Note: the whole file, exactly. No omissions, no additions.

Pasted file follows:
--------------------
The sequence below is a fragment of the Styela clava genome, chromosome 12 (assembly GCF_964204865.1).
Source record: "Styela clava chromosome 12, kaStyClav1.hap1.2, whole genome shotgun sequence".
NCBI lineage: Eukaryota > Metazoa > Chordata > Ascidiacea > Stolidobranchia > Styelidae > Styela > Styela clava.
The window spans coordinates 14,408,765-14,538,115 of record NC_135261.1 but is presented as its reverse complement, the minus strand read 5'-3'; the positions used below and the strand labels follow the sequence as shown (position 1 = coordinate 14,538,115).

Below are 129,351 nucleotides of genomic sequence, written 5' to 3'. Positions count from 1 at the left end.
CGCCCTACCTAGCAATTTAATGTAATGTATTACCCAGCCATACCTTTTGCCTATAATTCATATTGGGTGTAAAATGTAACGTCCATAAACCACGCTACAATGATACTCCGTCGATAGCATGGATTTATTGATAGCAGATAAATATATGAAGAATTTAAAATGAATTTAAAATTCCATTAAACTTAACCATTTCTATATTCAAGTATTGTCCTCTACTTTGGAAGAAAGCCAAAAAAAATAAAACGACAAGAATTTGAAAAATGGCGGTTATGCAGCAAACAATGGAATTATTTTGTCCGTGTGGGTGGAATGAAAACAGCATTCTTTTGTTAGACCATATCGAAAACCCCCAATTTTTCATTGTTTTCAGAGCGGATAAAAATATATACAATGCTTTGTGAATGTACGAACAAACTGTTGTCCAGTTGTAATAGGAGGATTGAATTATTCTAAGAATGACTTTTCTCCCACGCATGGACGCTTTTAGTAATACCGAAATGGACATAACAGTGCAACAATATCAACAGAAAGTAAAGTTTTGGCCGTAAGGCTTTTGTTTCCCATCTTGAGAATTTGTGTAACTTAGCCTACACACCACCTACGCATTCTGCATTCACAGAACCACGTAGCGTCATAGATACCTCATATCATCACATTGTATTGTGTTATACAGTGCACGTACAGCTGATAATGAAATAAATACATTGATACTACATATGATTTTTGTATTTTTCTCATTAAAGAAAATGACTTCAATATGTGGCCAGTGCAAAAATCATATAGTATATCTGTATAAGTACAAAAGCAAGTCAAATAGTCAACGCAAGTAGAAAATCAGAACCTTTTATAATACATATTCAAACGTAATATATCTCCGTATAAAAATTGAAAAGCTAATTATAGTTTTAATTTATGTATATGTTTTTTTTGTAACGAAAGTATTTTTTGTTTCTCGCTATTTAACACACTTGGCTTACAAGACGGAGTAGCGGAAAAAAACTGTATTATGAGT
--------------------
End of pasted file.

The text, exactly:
The sequence below is a fragment of the Styela clava genome, chromosome 12 (assembly GCF_964204865.1).
Source record: "Styela clava chromosome 12, kaStyClav1.hap1.2, whole genome shotgun sequence".
NCBI lineage: Eukaryota > Metazoa > Chordata > Ascidiacea > Stolidobranchia > Styelidae > Styela > Styela clava.
The window spans coordinates 14,408,765-14,538,115 of record NC_135261.1 but is presented as its reverse complement, the minus strand read 5'-3'; the positions used below and the strand labels follow the sequence as shown (position 1 = coordinate 14,538,115).

Below are 129,351 nucleotides of genomic sequence, written 5' to 3'. Positions count from 1 at the left end.
CGCCCTACCTAGCAATTTAATGTAATGTATTACCCAGCCATACCTTTTGCCTATAATTCATATTGGGTGTAAAATGTAACGTCCATAAACCACGCTACAATGATACTCCGTCGATAGCATGGATTTATTGATAGCAGATAAATATATGAAGAATTTAAAATGAATTTAAAATTCCATTAAACTTAACCATTTCTATATTCAAGTATTGTCCTCTACTTTGGAAGAAAGCCAAAAAAAATAAAACGACAAGAATTTGAAAAATGGCGGTTATGCAGCAAACAATGGAATTATTTTGTCCGTGTGGGTGGAATGAAAACAGCATTCTTTTGTTAGACCATATCGAAAACCCCCAATTTTTCATTGTTTTCAGAGCGGATAAAAATATATACAATGCTTTGTGAATGTACGAACAAACTGTTGTCCAGTTGTAATAGGAGGATTGAATTATTCTAAGAATGACTTTTCTCCCACGCATGGACGCTTTTAGTAATACCGAAATGGACATAACAGTGCAACAATATCAACAGAAAGTAAAGTTTTGGCCGTAAGGCTTTTGTTTCCCATCTTGAGAATTTGTGTAACTTAGCCTACACACCACCTACGCATTCTGCATTCACAGAACCACGTAGCGTCATAGATACCTCATATCATCACATTGTATTGTGTTATACAGTGCACGTACAGCTGATAATGAAATAAATACATTGATACTACATATGATTTTTGTATTTTTCTCATTAAAGAAAATGACTTCAATATGTGGCCAGTGCAAAAATCATATAGTATATCTGTATAAGTACAAAAGCAAGTCAAATAGTCAACGCAAGTAGAAAATCAGAACCTTTTATAATACATATTCAAACGTAATATATCTCCGTATAAAAATTGAAAAGCTAATTATAGTTTTAATTTATGTATATGTTTTTTTTGTAACGAAAGTATTTTTTGTTTCTCGCTATTTAACACACTTGGCTTACAAGACGGAGTAGCGGAAAAAAACTGTATTATGAGT